Eric Bischoff has covered the business of “covering the wrestling business.” On the latest episode of Strictly Business, an AdFreeShows.com exclusive series, the topic at hand is pro wrestling journalism and co-host Jon Alba gets into the dirty details of the “dirt sheets.” He starts off the topic by asking Eric “can wrestling journalism exist within the space, the arena, of professional wrestling and if so, how should it exist?”
“Yes it can, because it does, in some cases,” Eric said. “I think those that actually do a legitimate job at covering wrestling are not the most well known, haven’t been around the longest. There’s two ends of the spectrum, those that just like to gossip and project and express themselves, by calling it ‘news’ or ‘journalism’ and those that actually practice it. I think Dave Meltzer falls in the previous category.”
Eric makes clear that he isn’t a fan of Meltzer’s work and method of reporting.
“He’s a social misfit fanboy wrapped up and camoflauged as a wrestling journalist. He’s wrong as often as he’s right and more importantly than that, Dave Meltzer’s an advocate for anybody that will pet him and give him a cookie,” he said, noting that he thinks Meltzer is an advocate for AEW. Bischoff says that’s okay to do, but one should define themselves as that instead.
“There’s no journalistic standards or integrity in anything Dave Meltzer does,” Eric added. He names Jason Powell, Mike Johnson and Wade Keller as established names to be trusted and gives his reasons.
“If a story in the past (while I was active in the business, not as a podcaster), but if a story broke that involved me, I would get a call from Mike Johnson to confirm or deny, I would get a call from Jason Powell, and I’m talking about ten, 15 years ago to confirm or deny so then at least I’d had an opportunity since I was involved in a story to share my perspective and then it was up to them to decide what to do with it. Those were the only three guys in the wrestling coverage business that have ever reached out to me to confirm or deny or get clarificiation for a news story,” he said.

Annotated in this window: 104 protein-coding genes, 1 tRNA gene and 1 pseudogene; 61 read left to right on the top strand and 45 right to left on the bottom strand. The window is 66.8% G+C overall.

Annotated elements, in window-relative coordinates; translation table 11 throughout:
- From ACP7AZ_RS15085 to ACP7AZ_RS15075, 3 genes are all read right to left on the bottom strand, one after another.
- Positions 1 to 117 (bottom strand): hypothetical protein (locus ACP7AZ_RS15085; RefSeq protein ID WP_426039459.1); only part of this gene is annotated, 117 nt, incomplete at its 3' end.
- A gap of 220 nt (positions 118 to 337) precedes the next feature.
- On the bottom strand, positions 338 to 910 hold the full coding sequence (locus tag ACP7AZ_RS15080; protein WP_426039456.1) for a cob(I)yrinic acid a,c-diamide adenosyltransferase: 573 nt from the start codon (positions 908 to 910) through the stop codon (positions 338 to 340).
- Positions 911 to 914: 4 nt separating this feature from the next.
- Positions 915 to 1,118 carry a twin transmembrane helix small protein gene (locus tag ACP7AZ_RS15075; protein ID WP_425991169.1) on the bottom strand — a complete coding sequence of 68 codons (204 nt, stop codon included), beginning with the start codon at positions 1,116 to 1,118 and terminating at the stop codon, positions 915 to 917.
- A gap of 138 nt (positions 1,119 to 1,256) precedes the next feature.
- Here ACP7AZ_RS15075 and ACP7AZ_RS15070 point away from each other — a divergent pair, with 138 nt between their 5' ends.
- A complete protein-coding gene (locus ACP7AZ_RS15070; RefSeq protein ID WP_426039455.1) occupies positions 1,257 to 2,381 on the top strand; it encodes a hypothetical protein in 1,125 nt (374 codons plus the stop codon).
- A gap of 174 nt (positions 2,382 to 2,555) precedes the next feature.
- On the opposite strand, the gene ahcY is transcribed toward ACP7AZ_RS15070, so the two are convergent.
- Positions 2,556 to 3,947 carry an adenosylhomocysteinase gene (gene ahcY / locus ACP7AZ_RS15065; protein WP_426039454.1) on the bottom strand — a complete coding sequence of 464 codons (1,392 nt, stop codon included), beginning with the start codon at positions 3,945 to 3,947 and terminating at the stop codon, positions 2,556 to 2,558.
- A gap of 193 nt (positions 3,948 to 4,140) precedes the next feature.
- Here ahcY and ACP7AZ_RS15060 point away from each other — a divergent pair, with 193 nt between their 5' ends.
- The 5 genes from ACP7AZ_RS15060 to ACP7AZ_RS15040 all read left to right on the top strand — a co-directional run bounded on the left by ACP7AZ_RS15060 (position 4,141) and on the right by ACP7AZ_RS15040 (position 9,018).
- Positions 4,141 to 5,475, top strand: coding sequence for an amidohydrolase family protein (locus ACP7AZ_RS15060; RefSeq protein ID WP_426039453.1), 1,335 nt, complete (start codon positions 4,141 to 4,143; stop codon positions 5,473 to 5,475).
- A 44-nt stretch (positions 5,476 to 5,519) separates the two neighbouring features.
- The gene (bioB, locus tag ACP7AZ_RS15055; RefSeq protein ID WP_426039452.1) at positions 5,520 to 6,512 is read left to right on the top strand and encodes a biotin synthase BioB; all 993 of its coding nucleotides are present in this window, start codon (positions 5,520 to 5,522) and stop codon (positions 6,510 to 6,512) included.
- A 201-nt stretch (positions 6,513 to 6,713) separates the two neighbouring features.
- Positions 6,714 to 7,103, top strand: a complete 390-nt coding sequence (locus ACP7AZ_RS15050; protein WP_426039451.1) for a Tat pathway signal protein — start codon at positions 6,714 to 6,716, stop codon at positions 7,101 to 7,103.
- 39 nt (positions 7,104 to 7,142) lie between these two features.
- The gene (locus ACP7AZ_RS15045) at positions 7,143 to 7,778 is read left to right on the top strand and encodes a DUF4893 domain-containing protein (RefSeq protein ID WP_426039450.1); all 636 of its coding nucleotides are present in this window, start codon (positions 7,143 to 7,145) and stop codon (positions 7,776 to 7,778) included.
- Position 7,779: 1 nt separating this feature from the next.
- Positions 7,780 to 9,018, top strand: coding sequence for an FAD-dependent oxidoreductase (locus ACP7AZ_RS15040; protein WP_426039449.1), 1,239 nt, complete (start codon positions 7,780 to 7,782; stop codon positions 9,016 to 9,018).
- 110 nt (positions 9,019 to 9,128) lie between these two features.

“Were you someone that was willing to go on the record in that situation?” Jon asked.
“Even in a corporate setting?”
“Even in a corporate setting. Now there were times admittedly, if it was a legal situation, obviously, I’m not able to comment but I would explain that. If it was internal propriety financial business or in any way, shape or form, propriety business or information that I was contractually not able to discuss, I would explain that. And then whatever is written is written, but when people who just lie, flat out fuckin’ lie and deceive their readers and the audience into thinking that they’re journalists which implies a certain level of integrity, fact-checking, source-checking, that type of thing. When you call yourself a journalist but you practice no journalistic integrity whatsoever and operate zero journalistic guidelines, you’re not a journalist you’re a dirt-sheet fanboy with an agenda and the three aforementioned individuals that we were discussing are the guys that covered the business had the professionalism to reach out to confirm or deny and then made their decisions accordingly.”
Can editorial content exist while also providing hard news?
“Absolutely, just be clear to define what you’re doing,” Eric said. “Don’t editorialize in the camoflauge of reporting and journalism. Don’t insert your editorial opinions and emotions and ‘fanboy-itis’ and disguise it as reporting. That’s just fraud.”
Later on, Eric does state that he believes there is more a now an overall more concentrated effort to report news accurately when covering wrestling.
“I think Dave Meltzer is now in the minority. I think a lot of people do their best to cover wrestling in a professional manner,” he said.
Eric goes on to mention some news sites that he thinks are reputable, both of which happen to be aggregate websites. (Author note: For definition, “aggregates” are websites that curate wrestling news from newsletters and reports – we at WrestleZone mostly fall under the category as “aggregate”) Jon Alba notes how sometimes consuming media content from aggregates can become a slippery slope when it comes to context and interpretation, but Eric further makes a distinction as to why he respects certain aggregate websites.
“They make it clear. ‘From this website,’ or ‘from this newsletter,’ or whatever. They make it clear that this is not their story, this is not their opinon, they are not reporting it as fact, then it’s up to the reader or the consumer to decide whether they want give any validity to that particular story or article.”
If you enjoy this conversation, you can listen to it in its entirity on AdFreeShows.com.
(Transcription credit should go to @DominicDeAngelo of WrestleZone)